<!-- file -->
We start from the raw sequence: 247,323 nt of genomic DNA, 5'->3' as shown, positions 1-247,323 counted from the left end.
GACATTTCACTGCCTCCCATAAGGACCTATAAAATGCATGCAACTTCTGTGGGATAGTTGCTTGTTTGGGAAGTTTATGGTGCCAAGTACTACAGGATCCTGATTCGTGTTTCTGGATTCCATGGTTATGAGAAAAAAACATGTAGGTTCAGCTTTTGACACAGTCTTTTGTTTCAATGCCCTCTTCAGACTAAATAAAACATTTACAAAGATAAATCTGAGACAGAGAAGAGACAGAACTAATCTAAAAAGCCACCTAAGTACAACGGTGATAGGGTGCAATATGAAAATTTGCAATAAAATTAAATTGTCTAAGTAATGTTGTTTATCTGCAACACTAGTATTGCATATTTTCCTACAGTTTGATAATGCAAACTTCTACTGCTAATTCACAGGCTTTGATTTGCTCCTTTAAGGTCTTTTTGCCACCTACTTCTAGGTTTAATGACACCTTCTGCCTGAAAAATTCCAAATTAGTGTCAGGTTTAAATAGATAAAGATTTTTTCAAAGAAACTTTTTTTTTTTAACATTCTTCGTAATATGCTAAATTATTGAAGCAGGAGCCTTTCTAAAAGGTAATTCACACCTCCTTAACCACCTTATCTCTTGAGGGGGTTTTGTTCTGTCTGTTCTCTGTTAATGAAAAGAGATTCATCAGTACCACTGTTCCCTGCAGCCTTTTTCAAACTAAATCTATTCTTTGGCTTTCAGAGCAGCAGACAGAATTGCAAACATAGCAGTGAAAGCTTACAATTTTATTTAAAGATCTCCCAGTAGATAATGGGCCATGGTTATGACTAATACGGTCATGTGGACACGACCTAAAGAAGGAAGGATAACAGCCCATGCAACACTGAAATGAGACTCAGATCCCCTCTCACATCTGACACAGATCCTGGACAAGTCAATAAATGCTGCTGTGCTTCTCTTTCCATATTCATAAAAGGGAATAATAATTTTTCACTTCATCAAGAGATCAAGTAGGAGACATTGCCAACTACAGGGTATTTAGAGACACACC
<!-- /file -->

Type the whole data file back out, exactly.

We start from the raw sequence: 247,323 nt of genomic DNA, 5'->3' as shown, positions 1-247,323 counted from the left end.
GACATTTCACTGCCTCCCATAAGGACCTATAAAATGCATGCAACTTCTGTGGGATAGTTGCTTGTTTGGGAAGTTTATGGTGCCAAGTACTACAGGATCCTGATTCGTGTTTCTGGATTCCATGGTTATGAGAAAAAAACATGTAGGTTCAGCTTTTGACACAGTCTTTTGTTTCAATGCCCTCTTCAGACTAAATAAAACATTTACAAAGATAAATCTGAGACAGAGAAGAGACAGAACTAATCTAAAAAGCCACCTAAGTACAACGGTGATAGGGTGCAATATGAAAATTTGCAATAAAATTAAATTGTCTAAGTAATGTTGTTTATCTGCAACACTAGTATTGCATATTTTCCTACAGTTTGATAATGCAAACTTCTACTGCTAATTCACAGGCTTTGATTTGCTCCTTTAAGGTCTTTTTGCCACCTACTTCTAGGTTTAATGACACCTTCTGCCTGAAAAATTCCAAATTAGTGTCAGGTTTAAATAGATAAAGATTTTTTCAAAGAAACTTTTTTTTTTTAACATTCTTCGTAATATGCTAAATTATTGAAGCAGGAGCCTTTCTAAAAGGTAATTCACACCTCCTTAACCACCTTATCTCTTGAGGGGGTTTTGTTCTGTCTGTTCTCTGTTAATGAAAAGAGATTCATCAGTACCACTGTTCCCTGCAGCCTTTTTCAAACTAAATCTATTCTTTGGCTTTCAGAGCAGCAGACAGAATTGCAAACATAGCAGTGAAAGCTTACAATTTTATTTAAAGATCTCCCAGTAGATAATGGGCCATGGTTATGACTAATACGGTCATGTGGACACGACCTAAAGAAGGAAGGATAACAGCCCATGCAACACTGAAATGAGACTCAGATCCCCTCTCACATCTGACACAGATCCTGGACAAGTCAATAAATGCTGCTGTGCTTCTCTTTCCATATTCATAAAAGGGAATAATAATTTTTCACTTCATCAAGAGATCAAGTAGGAGACATTGCCAACTACAGGGTATTTAGAGACACACC